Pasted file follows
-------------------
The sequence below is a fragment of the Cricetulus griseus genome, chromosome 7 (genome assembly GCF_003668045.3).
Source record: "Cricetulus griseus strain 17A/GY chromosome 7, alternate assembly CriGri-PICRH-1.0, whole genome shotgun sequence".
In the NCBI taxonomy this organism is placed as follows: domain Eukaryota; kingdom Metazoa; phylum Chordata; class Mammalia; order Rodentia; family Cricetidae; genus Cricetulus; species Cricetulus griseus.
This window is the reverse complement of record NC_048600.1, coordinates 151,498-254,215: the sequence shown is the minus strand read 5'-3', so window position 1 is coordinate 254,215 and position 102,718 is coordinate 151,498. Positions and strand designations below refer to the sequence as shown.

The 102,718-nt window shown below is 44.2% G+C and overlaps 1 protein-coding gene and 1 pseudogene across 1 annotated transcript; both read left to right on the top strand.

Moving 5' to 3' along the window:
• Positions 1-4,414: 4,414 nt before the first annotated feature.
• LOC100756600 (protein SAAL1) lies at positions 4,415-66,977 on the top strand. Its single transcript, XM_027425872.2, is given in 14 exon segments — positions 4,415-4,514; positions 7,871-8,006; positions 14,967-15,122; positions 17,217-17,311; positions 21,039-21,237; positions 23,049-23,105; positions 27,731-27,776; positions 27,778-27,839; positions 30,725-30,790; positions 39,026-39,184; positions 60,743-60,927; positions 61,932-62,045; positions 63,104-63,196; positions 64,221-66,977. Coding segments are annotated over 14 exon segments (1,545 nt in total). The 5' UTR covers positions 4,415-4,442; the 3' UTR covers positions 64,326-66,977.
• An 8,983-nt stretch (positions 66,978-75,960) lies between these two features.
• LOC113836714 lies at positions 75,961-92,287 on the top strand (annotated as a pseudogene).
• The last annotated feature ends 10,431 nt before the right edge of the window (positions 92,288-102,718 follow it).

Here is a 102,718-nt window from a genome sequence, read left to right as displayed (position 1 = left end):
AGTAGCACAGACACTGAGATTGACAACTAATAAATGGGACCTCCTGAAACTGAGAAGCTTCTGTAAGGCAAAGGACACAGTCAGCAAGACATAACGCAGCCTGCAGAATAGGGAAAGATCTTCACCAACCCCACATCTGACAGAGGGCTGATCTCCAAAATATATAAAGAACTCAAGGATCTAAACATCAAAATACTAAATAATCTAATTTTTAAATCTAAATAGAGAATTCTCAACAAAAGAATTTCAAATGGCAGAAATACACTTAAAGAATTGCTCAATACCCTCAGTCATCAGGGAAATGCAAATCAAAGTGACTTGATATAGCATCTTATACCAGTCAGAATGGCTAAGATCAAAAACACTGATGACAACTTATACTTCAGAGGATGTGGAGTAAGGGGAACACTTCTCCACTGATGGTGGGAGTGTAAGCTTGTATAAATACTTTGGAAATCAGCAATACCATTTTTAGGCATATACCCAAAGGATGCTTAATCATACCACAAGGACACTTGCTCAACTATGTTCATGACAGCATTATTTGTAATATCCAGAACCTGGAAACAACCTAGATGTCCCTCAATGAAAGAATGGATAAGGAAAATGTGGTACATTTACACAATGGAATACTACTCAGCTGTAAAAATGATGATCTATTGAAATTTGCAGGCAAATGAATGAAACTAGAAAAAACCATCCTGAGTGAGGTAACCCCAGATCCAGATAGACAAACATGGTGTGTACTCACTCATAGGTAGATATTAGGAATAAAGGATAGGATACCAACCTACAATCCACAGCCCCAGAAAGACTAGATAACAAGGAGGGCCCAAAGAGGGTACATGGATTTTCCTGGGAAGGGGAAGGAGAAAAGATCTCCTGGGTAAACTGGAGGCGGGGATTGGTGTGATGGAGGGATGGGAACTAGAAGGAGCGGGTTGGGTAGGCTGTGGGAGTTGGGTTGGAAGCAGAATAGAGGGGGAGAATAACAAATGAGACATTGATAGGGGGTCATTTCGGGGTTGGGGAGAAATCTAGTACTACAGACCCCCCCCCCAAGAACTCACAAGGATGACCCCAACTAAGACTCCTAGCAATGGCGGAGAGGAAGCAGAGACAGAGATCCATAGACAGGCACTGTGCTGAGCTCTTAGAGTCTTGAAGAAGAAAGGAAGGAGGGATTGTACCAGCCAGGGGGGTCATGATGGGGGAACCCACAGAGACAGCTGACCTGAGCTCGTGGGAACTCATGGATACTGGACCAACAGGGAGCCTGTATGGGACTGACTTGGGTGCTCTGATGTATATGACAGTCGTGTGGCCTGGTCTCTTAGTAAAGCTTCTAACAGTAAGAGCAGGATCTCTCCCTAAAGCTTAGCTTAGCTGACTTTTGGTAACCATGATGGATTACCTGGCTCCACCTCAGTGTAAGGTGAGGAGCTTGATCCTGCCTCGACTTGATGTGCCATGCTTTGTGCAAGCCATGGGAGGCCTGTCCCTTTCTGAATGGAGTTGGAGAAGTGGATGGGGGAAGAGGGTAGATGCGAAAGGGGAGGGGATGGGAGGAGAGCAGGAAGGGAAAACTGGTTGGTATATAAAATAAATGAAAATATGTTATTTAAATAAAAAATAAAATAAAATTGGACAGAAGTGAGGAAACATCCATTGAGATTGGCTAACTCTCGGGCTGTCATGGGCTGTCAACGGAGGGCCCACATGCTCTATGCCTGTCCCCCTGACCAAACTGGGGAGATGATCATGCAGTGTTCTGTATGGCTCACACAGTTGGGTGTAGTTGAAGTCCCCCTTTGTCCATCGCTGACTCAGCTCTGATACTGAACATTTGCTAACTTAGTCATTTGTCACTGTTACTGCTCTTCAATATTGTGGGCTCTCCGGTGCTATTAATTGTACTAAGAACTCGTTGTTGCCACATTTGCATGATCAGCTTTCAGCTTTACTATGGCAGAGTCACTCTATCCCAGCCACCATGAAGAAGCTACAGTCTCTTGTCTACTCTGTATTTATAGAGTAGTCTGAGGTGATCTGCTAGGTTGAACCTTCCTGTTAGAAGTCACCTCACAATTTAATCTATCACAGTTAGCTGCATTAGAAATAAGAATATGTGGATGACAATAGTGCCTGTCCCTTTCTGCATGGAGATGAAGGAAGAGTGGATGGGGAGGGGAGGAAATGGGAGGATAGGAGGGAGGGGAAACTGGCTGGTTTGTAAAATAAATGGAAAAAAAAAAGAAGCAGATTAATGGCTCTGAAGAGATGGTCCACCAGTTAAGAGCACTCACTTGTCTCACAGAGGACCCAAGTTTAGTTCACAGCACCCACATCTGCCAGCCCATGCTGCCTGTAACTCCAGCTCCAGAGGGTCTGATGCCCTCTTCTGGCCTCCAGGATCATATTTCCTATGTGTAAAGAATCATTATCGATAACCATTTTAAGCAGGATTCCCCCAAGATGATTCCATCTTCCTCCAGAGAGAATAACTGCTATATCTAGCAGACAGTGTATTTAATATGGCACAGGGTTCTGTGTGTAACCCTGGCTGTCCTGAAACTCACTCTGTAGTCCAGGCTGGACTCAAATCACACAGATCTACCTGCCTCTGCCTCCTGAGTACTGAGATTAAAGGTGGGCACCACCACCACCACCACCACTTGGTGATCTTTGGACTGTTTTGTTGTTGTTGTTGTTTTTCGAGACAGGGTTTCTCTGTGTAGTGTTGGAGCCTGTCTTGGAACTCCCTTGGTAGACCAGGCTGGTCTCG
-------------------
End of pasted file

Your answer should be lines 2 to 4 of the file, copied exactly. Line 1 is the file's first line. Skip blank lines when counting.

Source record: "Cricetulus griseus strain 17A/GY chromosome 7, alternate assembly CriGri-PICRH-1.0, whole genome shotgun sequence".
In the NCBI taxonomy this organism is placed as follows: domain Eukaryota; kingdom Metazoa; phylum Chordata; class Mammalia; order Rodentia; family Cricetidae; genus Cricetulus; species Cricetulus griseus.
This window is the reverse complement of record NC_048600.1, coordinates 151,498-254,215: the sequence shown is the minus strand read 5'-3', so window position 1 is coordinate 254,215 and position 102,718 is coordinate 151,498. Positions and strand designations below refer to the sequence as shown.